After a break lasting a few years, England’s The Heavy decided to tour around the U.S.A. again, this time toting fresh new tracks from their most recent album “Hurt and The Merciless.”
It’s difficult to pull off neo-soul style while trying to create an individual image for your band outside of that category, but The Heavy does it well. Their sound is reminiscent of The Black Keys, Sharon Jones, Lee Fields, Charles Bradley and others. The Heavy stands out by being so comfortable with playing big music, being intimate with the audience, really allowing the ambiance of the music flow from the instruments directly into the crowd.
Front man Kelvin Swaby did an incredible job of keeping the show moving through the set list quickly with small bits of conversation between each track. Dan Taylor (guitar), Spencer Page (bass), and Chris Ellul (drums) had clearly performed some kind of ritual before the show- their grooves were so in sync that it contributed to the thrilling aura vibrating from the crowd as a whole. Swaby’s suave attitude and rough voice encouraged the audience to sing the words to almost every song with an incredible level enthusiasm. Swaby’s love for a call and response type of performance was put on display as voices from the crowd echoed lyrics from “Big Bad Wolf” and “Curse me Good” while deep hues of blue, purple, and orange lights oozed across the faces in the room.
Swaby and his crew make it obvious that they appreciate “dirt” in what they create; that’s what makes their music so different, most mistakes that are made during recording aren’t even removed from the final cut of the track. This is why seeing them perform live is magical- they sound exactly the same on the album.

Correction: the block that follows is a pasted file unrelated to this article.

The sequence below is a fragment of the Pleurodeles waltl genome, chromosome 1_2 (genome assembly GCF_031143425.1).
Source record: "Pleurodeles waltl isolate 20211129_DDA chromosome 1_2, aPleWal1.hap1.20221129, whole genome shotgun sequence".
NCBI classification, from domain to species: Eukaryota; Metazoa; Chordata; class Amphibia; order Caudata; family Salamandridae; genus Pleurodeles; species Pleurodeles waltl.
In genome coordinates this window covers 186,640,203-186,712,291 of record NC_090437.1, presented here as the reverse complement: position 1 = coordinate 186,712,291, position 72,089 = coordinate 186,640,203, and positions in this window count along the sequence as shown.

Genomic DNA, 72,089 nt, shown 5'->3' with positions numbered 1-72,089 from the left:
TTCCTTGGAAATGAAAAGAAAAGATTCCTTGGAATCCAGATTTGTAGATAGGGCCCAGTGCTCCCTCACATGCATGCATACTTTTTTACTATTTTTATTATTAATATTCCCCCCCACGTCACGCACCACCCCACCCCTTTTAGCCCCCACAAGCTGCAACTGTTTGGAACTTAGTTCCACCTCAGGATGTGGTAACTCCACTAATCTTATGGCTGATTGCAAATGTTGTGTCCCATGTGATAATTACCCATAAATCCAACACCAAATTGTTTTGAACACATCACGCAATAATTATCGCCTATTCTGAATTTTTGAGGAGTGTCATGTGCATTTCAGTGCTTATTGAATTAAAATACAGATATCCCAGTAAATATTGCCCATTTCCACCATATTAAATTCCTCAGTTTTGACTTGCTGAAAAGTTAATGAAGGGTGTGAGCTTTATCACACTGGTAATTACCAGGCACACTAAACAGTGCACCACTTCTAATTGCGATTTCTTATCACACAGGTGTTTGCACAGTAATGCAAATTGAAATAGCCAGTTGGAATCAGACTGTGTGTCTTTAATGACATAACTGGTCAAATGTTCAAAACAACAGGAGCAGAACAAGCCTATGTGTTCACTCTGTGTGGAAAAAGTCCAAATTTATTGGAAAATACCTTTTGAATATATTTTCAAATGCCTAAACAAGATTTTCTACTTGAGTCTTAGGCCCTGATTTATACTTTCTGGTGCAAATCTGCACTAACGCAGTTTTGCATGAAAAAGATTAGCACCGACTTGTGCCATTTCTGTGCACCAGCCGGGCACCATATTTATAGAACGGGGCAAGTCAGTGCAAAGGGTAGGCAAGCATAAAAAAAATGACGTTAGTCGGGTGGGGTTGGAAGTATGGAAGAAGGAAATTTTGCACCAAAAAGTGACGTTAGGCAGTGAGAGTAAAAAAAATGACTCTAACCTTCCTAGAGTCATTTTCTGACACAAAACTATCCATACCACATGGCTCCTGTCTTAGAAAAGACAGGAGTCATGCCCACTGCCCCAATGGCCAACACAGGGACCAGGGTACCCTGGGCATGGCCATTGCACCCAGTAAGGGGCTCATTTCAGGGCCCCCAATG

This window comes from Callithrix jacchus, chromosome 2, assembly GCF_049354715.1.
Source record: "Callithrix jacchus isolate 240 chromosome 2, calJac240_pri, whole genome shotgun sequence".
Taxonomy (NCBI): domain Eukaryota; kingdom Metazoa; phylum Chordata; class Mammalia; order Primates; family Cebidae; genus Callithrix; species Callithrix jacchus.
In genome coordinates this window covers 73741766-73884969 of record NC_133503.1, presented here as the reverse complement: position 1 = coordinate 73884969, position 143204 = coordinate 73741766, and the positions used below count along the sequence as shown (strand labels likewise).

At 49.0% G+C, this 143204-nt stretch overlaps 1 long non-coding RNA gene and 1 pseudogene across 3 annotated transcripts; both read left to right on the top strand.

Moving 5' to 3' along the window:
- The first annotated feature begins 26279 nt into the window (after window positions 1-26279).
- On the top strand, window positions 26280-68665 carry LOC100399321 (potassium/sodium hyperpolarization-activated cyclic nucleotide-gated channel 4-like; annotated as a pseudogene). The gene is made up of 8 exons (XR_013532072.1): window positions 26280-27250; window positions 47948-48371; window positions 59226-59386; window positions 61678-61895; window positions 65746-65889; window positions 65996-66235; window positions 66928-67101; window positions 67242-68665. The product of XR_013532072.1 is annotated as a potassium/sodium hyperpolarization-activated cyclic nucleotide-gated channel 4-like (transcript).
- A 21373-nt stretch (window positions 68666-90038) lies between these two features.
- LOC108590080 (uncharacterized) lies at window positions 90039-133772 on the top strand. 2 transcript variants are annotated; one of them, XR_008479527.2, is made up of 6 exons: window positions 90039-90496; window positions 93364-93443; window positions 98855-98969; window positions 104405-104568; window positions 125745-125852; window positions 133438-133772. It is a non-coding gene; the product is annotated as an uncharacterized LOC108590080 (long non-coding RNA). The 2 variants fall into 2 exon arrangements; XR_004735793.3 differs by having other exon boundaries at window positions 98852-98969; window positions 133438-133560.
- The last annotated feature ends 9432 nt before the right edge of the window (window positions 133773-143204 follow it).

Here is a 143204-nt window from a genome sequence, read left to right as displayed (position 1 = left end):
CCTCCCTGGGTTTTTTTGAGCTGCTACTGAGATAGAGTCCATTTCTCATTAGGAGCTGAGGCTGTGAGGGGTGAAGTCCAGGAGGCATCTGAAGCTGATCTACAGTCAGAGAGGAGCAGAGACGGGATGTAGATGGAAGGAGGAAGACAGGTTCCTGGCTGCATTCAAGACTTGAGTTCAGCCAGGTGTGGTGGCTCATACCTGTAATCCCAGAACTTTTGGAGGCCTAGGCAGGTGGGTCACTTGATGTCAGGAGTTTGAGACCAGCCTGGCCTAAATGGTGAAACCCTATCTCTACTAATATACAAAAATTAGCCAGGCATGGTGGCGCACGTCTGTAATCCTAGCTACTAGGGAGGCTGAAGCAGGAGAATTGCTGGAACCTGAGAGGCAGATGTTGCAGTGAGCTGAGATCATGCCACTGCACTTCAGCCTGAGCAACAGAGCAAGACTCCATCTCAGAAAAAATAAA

When they left the stage after showcasing almost the entirety of their new album, it seemed as if they had been forgetting something very important, like playing the tune that had really put them on the map. You know, the song used in the Bradley Cooper movie? The song used in multiple car commercials? In a variety of television shows?
After the crowd chanted the band’s name for a solid three minutes, they returned to the stage, bringing with them three saxophone players and a couple of horns. Immediately the audience knew what they’re real exit song would be. The drums and bass of “How You Like Me Now” slammed into the room and created an atmosphere of excitement and appreciation- there really are no words to describe finally hearing a song like that live.
The garage-neo-soul-funk band put on quite a show and if I had to give one criticism? The show didn’t last long enough.
The Heavy played:
The Apology, Since You Been Gone, What Happened to the Love?, Nobody’s Hero, Miss California, Short Change Hero, Curse Me Good, The Big Bad Wolf, Slave to Your Love, Mean Ol’ Man, Last Confession, Turn Up, How You Like Me Now
Words by Mary Helen Josephine